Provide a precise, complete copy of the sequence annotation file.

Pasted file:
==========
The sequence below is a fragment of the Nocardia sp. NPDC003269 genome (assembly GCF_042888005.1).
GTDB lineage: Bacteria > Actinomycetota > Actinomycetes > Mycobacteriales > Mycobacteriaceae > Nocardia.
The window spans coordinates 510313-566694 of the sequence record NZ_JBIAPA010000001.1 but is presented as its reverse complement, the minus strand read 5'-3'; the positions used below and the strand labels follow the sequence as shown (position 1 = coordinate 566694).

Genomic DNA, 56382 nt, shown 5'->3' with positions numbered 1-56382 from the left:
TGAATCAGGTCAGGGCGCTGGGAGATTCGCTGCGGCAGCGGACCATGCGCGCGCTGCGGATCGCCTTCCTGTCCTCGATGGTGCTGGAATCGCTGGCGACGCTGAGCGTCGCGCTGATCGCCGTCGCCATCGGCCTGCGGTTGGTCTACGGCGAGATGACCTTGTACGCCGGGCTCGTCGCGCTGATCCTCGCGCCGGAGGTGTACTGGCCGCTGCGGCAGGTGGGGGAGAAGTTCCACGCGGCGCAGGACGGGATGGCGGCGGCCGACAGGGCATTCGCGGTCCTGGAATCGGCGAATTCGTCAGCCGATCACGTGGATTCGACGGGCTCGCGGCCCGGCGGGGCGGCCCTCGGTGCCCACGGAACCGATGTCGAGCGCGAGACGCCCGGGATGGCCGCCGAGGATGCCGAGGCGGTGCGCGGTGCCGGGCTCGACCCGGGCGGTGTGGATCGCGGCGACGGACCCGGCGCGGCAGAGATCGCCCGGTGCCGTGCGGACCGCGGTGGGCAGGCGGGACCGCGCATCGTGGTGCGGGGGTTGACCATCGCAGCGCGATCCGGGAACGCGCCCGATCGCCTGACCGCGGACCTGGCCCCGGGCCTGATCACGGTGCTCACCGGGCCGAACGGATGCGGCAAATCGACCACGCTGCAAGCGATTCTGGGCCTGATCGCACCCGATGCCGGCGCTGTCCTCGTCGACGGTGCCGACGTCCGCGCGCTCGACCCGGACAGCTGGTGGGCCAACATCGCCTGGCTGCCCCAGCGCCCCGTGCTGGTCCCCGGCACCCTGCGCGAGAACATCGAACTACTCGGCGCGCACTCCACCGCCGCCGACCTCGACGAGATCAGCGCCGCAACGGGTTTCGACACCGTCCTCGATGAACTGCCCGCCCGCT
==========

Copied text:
The sequence below is a fragment of the Nocardia sp. NPDC003269 genome (assembly GCF_042888005.1).
GTDB lineage: Bacteria > Actinomycetota > Actinomycetes > Mycobacteriales > Mycobacteriaceae > Nocardia.
The window spans coordinates 510313-566694 of the sequence record NZ_JBIAPA010000001.1 but is presented as its reverse complement, the minus strand read 5'-3'; the positions used below and the strand labels follow the sequence as shown (position 1 = coordinate 566694).

Genomic DNA, 56382 nt, shown 5'->3' with positions numbered 1-56382 from the left:
TGAATCAGGTCAGGGCGCTGGGAGATTCGCTGCGGCAGCGGACCATGCGCGCGCTGCGGATCGCCTTCCTGTCCTCGATGGTGCTGGAATCGCTGGCGACGCTGAGCGTCGCGCTGATCGCCGTCGCCATCGGCCTGCGGTTGGTCTACGGCGAGATGACCTTGTACGCCGGGCTCGTCGCGCTGATCCTCGCGCCGGAGGTGTACTGGCCGCTGCGGCAGGTGGGGGAGAAGTTCCACGCGGCGCAGGACGGGATGGCGGCGGCCGACAGGGCATTCGCGGTCCTGGAATCGGCGAATTCGTCAGCCGATCACGTGGATTCGACGGGCTCGCGGCCCGGCGGGGCGGCCCTCGGTGCCCACGGAACCGATGTCGAGCGCGAGACGCCCGGGATGGCCGCCGAGGATGCCGAGGCGGTGCGCGGTGCCGGGCTCGACCCGGGCGGTGTGGATCGCGGCGACGGACCCGGCGCGGCAGAGATCGCCCGGTGCCGTGCGGACCGCGGTGGGCAGGCGGGACCGCGCATCGTGGTGCGGGGGTTGACCATCGCAGCGCGATCCGGGAACGCGCCCGATCGCCTGACCGCGGACCTGGCCCCGGGCCTGATCACGGTGCTCACCGGGCCGAACGGATGCGGCAAATCGACCACGCTGCAAGCGATTCTGGGCCTGATCGCACCCGATGCCGGCGCTGTCCTCGTCGACGGTGCCGACGTCCGCGCGCTCGACCCGGACAGCTGGTGGGCCAACATCGCCTGGCTGCCCCAGCGCCCCGTGCTGGTCCCCGGCACCCTGCGCGAGAACATCGAACTACTCGGCGCGCACTCCACCGCCGCCGACCTCGACGAGATCAGCGCCGCAACGGGTTTCGACACCGTCCTCGATGAACTGCCCGCCCGCT